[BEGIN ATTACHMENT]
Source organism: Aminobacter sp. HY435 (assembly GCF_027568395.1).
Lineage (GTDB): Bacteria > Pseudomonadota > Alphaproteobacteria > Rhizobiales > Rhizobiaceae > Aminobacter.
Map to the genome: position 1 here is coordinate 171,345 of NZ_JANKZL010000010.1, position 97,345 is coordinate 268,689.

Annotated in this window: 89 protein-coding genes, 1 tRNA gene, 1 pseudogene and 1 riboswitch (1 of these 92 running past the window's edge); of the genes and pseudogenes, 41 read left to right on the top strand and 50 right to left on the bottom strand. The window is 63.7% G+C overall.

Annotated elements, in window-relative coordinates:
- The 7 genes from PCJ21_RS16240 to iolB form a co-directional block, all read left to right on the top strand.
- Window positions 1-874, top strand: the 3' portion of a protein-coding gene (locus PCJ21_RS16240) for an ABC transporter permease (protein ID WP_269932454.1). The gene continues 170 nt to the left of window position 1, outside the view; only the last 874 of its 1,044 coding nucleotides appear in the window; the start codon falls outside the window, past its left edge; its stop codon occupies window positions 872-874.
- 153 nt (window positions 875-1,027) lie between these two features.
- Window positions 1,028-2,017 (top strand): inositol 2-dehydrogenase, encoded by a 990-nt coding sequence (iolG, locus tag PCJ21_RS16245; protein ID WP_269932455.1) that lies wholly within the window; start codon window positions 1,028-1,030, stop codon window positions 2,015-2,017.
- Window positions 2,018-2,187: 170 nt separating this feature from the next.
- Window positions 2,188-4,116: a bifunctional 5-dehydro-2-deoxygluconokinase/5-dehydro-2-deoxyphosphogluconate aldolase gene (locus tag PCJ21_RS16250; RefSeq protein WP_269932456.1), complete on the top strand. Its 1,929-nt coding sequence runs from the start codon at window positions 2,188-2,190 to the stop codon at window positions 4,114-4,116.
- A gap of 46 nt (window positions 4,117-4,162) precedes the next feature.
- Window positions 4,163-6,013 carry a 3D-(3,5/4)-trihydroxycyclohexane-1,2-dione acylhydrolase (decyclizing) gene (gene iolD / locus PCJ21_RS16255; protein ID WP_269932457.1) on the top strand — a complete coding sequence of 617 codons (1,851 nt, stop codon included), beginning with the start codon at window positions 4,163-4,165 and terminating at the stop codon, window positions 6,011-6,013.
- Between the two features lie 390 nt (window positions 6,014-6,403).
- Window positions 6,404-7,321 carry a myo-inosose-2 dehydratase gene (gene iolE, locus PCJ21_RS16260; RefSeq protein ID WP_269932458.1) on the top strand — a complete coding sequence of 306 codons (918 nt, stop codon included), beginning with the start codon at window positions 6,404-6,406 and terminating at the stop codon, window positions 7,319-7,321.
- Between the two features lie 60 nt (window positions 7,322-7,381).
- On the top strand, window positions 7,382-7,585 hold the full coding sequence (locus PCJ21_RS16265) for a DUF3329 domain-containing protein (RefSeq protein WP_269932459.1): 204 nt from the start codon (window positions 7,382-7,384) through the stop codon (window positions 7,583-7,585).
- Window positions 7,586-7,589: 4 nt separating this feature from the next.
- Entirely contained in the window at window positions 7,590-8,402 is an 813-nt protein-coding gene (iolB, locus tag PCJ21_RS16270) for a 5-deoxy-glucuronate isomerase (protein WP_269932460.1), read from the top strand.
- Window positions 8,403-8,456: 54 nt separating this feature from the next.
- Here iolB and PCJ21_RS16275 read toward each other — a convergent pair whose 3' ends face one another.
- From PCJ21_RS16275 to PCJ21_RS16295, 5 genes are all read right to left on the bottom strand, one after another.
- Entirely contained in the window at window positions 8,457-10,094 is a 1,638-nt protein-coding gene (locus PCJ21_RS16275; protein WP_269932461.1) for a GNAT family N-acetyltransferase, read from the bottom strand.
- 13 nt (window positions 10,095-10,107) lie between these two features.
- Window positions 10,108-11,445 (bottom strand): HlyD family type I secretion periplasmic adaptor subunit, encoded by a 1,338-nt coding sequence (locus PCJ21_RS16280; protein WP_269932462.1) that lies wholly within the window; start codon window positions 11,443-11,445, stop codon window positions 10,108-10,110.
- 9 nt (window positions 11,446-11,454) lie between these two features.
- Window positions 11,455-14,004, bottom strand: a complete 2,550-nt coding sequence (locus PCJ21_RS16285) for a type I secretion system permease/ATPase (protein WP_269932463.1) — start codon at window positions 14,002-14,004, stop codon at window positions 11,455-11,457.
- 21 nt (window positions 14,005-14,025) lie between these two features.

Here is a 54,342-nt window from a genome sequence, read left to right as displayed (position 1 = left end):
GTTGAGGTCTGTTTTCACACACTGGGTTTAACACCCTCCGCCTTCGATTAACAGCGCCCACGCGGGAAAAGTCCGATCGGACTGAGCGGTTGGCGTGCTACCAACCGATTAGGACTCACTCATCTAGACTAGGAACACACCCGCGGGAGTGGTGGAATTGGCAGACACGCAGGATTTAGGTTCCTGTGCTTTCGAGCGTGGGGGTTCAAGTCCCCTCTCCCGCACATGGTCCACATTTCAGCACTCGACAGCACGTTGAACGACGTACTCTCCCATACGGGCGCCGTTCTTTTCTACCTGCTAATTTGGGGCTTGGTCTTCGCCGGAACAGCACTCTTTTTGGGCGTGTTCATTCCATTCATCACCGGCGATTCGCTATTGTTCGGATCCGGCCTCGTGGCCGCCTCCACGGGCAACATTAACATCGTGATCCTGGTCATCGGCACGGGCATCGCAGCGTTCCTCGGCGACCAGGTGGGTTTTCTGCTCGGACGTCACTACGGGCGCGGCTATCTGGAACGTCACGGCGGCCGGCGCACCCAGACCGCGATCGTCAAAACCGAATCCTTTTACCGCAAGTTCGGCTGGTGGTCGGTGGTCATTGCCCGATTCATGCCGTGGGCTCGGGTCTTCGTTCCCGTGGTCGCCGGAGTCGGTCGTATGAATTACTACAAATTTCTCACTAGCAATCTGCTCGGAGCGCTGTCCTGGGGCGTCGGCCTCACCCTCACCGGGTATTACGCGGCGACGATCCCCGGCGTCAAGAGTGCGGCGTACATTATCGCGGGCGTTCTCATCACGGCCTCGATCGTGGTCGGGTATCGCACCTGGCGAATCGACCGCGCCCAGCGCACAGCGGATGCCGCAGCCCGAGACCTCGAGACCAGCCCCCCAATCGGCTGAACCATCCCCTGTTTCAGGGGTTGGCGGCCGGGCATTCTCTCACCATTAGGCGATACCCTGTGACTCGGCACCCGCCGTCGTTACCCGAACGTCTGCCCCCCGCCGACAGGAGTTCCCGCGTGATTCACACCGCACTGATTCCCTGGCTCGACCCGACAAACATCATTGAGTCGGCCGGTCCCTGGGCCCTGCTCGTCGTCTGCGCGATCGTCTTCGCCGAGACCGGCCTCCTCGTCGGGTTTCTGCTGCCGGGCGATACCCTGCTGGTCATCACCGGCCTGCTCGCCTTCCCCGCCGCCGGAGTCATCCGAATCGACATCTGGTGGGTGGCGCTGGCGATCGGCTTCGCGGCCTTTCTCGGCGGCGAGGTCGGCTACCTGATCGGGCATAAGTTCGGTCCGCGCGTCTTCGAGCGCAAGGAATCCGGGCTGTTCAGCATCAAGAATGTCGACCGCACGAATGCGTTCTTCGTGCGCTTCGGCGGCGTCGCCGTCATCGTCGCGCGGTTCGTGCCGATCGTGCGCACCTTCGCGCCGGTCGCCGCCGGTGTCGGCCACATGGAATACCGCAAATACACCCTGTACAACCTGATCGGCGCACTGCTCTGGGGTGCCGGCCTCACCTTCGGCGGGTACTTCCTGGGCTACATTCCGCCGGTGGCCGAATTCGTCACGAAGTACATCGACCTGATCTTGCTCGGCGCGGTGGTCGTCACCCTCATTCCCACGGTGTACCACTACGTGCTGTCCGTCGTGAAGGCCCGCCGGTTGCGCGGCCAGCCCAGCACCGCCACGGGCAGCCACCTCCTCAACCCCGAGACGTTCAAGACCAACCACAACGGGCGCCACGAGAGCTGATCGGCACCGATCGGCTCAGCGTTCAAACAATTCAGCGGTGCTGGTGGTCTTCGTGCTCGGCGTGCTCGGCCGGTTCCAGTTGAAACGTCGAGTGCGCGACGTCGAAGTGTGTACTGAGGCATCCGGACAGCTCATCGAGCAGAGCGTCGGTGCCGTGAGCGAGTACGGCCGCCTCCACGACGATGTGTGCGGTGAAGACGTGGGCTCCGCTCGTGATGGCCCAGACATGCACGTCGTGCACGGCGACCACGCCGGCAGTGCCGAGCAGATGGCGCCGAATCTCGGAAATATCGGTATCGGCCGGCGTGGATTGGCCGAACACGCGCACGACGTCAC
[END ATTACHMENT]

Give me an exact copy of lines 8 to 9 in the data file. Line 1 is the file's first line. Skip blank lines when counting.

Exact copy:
- 153 nt (window positions 875-1,027) lie between these two features.
- Window positions 1,028-2,017 (top strand): inositol 2-dehydrogenase, encoded by a 990-nt coding sequence (iolG, locus tag PCJ21_RS16245; protein ID WP_269932455.1) that lies wholly within the window; start codon window positions 1,028-1,030, stop codon window positions 2,015-2,017.